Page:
So, 3 key pieces of advice about achieving your goals are evidenced by this research – accountability, commitment to action and writing down your goals. 

(You check out the summary of the findings at Dominican.edu/academics/ac/undergraduate-programs/psych/faculty/assets-gail-matthews/researchsummary2.pdf)

Overwhelm

Setting goals that are unachievable is not going to motivate you to write and neither is trying to take on an entire book at all once.  If you sit down at your computer and decide that you’re going to write a book the chances are that you’re going to feel like hiding. So, here are some options to help.

Break down your goals into bitesize pieces.  As most people crazy enough to take on NaNoWriMo (where writers take on the task of writing 50 000 words in 30 days) do, you should break into down from 50 000 words into smaller, achievable pieces.  50 000 divided by 30 day is 1666 per day.  Now that sounds a lot more doable – doesn’t it?

Another strategy is to set aside chunks of time to write every day.  Some writers argue that they don’t need to write every day.  Here is where we need to be extremely honest with ourselves.  If you are meeting all of your writing goals, then by all means use whatever strategy you are currently using.  If you’re not, and that would be most of us, then you NEED to write every single day, whether its for 10 minutes or 3 hours.  Regular writing, every single day. 

Prioritising your writing

Another strategy advised by Julia Cameron author of the ‘The Artist’s Way’ is to make an appointment with yourself.  It’s a very clever idea to prioritise your writing.  Most of us have a tendency to prioritise those things that are scheduled in our diaries. 

Many of us don’t prioritise our writing – in my case its because I see it as fun so I feel as though I need to get ‘my work’ done first.  Yet writing is my work.  I should be prioritising it and even if it wasn’t ‘work’ then why is something I enjoy so much, not one of my main priorities in my life.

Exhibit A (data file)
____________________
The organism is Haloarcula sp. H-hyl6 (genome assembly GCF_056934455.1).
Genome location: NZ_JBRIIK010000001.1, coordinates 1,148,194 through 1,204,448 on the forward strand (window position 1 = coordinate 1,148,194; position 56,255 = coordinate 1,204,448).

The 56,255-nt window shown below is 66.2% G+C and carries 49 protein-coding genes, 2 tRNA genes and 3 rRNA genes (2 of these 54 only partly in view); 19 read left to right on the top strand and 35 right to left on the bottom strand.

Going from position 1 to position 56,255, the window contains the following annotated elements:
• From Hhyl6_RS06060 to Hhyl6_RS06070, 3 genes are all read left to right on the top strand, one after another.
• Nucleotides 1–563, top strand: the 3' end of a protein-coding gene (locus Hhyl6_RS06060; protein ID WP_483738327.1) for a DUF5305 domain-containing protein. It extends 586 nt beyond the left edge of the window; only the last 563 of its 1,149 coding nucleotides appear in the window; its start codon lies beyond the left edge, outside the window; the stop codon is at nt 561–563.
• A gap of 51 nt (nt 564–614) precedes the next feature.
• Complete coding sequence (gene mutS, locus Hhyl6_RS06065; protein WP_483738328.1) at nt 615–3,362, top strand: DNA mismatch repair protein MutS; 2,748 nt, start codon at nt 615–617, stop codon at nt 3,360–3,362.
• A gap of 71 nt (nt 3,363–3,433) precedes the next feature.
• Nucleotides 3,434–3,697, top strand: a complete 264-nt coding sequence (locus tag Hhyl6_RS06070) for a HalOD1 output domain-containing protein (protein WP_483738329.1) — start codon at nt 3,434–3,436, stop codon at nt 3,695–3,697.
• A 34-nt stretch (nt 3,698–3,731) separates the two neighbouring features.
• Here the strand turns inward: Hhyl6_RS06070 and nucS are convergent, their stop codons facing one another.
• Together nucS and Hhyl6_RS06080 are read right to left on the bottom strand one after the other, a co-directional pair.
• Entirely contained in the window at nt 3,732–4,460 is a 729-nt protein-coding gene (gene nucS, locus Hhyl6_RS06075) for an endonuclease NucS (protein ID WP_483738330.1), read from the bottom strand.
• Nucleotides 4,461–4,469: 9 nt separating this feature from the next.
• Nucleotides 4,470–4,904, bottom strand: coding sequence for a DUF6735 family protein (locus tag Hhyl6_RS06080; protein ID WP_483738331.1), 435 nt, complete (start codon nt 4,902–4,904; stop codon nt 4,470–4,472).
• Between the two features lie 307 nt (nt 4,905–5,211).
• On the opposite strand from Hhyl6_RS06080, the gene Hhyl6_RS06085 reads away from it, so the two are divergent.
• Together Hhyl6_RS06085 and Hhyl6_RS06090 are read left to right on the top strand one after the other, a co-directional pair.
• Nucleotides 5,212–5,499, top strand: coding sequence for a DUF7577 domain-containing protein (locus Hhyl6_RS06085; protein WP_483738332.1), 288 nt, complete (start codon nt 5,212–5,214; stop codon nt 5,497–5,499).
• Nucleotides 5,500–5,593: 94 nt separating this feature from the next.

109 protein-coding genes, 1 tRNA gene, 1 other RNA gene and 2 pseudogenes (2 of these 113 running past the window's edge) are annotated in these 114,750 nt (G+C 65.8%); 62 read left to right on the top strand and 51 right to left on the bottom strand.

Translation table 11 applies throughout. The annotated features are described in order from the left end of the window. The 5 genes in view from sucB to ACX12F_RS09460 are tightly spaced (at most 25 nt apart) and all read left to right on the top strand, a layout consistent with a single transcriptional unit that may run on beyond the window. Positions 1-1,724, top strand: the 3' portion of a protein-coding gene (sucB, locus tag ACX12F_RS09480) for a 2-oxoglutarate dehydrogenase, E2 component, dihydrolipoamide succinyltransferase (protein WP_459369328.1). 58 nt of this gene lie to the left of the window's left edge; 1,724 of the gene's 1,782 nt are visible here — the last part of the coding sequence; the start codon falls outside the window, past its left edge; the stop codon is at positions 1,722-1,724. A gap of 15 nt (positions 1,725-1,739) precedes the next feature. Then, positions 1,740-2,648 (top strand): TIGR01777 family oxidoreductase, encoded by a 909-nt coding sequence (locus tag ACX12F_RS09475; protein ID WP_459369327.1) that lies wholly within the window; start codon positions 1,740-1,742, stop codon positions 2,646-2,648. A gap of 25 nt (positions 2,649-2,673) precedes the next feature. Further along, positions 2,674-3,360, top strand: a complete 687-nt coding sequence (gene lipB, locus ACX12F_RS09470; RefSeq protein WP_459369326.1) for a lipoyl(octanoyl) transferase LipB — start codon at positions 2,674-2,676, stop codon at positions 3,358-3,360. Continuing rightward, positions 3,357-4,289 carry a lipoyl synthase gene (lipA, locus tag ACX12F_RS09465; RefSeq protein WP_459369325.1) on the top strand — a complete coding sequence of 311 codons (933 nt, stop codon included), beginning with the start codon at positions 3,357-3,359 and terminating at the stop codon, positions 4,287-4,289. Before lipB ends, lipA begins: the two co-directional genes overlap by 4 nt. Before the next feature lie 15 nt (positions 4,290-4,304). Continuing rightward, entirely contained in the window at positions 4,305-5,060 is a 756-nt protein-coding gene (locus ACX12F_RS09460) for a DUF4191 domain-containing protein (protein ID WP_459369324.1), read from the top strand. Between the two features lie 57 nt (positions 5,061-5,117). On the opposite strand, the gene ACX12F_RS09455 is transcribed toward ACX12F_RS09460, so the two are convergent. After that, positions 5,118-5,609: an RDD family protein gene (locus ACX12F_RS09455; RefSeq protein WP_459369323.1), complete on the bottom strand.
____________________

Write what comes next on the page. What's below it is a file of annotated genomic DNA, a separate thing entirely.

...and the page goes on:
The truth is that even the busiest person will find time to write if its important to them.  What you feed is what you will grow.

Another suggestion is to write first thing in the morning.  I personally write better from 10pm to 2am however with too many things I have to get done, I often find I’m too tired to get it done late at night.  I have had to change my schedule to accommodate it in the mornings to give it the energy it deserves.  Many writers find the quietest, least interrupted time of the day is before their families get up. 

A friend of mine shared this idea with me many years ago while they were writing their dissertation. They would set a timer for 20 minutes and force themselves to write for that twenty minutes.  If they were really struggling they would finish up after twenty minutes but they most often found that they were so ‘into it’ by then that they wouldn’t notice the timer run out. 

Some other ideas…

If your writing is starting to feel like ‘work’ then consider changing your environment.  Even something as simple as writing in a café, in a garden or even, as Marian Keyes is known to do, writing in bed in her pyjamas, can make it feel less like a job. 

Ernest Hemingway used to track his writing.  To check that he was achieving his goals he would write them down and every day, when he finished, he would record what he actually wrote.  Then he would check the two against each other to see if he was achieving his target wordcount.  

Another way to achieve your goals is to carry a notebook or your phone to record any ideas you have and to take advantage of any free time you have.  One writer I know wrote their entire crime novel in her lunch breaks. 

Happy writing!

Author: nicolejohnstoncomms

With two decades of professional writing experience, I am a ghostwriter, content creator and writing coach. I help busy people realise their dreams of finishing their books.